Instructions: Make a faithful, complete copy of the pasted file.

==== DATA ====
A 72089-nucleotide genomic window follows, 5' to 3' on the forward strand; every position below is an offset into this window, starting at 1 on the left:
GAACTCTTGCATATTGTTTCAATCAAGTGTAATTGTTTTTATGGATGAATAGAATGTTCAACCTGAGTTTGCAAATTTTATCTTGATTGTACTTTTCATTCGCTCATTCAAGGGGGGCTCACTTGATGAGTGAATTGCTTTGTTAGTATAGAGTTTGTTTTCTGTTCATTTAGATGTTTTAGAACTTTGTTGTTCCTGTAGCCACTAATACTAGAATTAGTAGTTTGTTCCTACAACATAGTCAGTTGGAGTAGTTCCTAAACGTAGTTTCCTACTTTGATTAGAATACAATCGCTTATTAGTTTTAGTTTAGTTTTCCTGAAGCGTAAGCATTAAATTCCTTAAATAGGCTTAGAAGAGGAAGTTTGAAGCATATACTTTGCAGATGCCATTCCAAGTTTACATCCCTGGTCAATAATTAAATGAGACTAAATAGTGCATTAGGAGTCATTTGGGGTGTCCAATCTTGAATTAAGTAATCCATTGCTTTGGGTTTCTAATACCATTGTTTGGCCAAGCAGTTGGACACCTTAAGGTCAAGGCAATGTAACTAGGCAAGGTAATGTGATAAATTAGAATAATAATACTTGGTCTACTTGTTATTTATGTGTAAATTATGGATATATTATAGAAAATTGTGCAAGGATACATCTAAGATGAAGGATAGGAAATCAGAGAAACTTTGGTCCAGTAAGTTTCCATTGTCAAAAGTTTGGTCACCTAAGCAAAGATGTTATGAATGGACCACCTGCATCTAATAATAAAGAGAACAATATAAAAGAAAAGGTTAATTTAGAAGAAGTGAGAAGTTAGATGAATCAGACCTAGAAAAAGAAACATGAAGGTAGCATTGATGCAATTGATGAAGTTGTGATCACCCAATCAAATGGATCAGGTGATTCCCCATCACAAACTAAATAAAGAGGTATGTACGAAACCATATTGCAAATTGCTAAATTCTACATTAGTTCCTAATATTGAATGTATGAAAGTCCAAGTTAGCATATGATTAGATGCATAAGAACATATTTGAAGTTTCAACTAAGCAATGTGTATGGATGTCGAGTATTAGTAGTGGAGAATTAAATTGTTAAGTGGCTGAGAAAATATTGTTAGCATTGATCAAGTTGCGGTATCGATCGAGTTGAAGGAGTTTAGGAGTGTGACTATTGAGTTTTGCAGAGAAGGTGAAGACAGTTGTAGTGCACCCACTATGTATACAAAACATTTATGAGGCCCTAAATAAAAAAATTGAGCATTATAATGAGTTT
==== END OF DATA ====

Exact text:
A 72089-nucleotide genomic window follows, 5' to 3' on the forward strand; every position below is an offset into this window, starting at 1 on the left:
GAACTCTTGCATATTGTTTCAATCAAGTGTAATTGTTTTTATGGATGAATAGAATGTTCAACCTGAGTTTGCAAATTTTATCTTGATTGTACTTTTCATTCGCTCATTCAAGGGGGGCTCACTTGATGAGTGAATTGCTTTGTTAGTATAGAGTTTGTTTTCTGTTCATTTAGATGTTTTAGAACTTTGTTGTTCCTGTAGCCACTAATACTAGAATTAGTAGTTTGTTCCTACAACATAGTCAGTTGGAGTAGTTCCTAAACGTAGTTTCCTACTTTGATTAGAATACAATCGCTTATTAGTTTTAGTTTAGTTTTCCTGAAGCGTAAGCATTAAATTCCTTAAATAGGCTTAGAAGAGGAAGTTTGAAGCATATACTTTGCAGATGCCATTCCAAGTTTACATCCCTGGTCAATAATTAAATGAGACTAAATAGTGCATTAGGAGTCATTTGGGGTGTCCAATCTTGAATTAAGTAATCCATTGCTTTGGGTTTCTAATACCATTGTTTGGCCAAGCAGTTGGACACCTTAAGGTCAAGGCAATGTAACTAGGCAAGGTAATGTGATAAATTAGAATAATAATACTTGGTCTACTTGTTATTTATGTGTAAATTATGGATATATTATAGAAAATTGTGCAAGGATACATCTAAGATGAAGGATAGGAAATCAGAGAAACTTTGGTCCAGTAAGTTTCCATTGTCAAAAGTTTGGTCACCTAAGCAAAGATGTTATGAATGGACCACCTGCATCTAATAATAAAGAGAACAATATAAAAGAAAAGGTTAATTTAGAAGAAGTGAGAAGTTAGATGAATCAGACCTAGAAAAAGAAACATGAAGGTAGCATTGATGCAATTGATGAAGTTGTGATCACCCAATCAAATGGATCAGGTGATTCCCCATCACAAACTAAATAAAGAGGTATGTACGAAACCATATTGCAAATTGCTAAATTCTACATTAGTTCCTAATATTGAATGTATGAAAGTCCAAGTTAGCATATGATTAGATGCATAAGAACATATTTGAAGTTTCAACTAAGCAATGTGTATGGATGTCGAGTATTAGTAGTGGAGAATTAAATTGTTAAGTGGCTGAGAAAATATTGTTAGCATTGATCAAGTTGCGGTATCGATCGAGTTGAAGGAGTTTAGGAGTGTGACTATTGAGTTTTGCAGAGAAGGTGAAGACAGTTGTAGTGCACCCACTATGTATACAAAACATTTATGAGGCCCTAAATAAAAAAATTGAGCATTATAATGAGTTT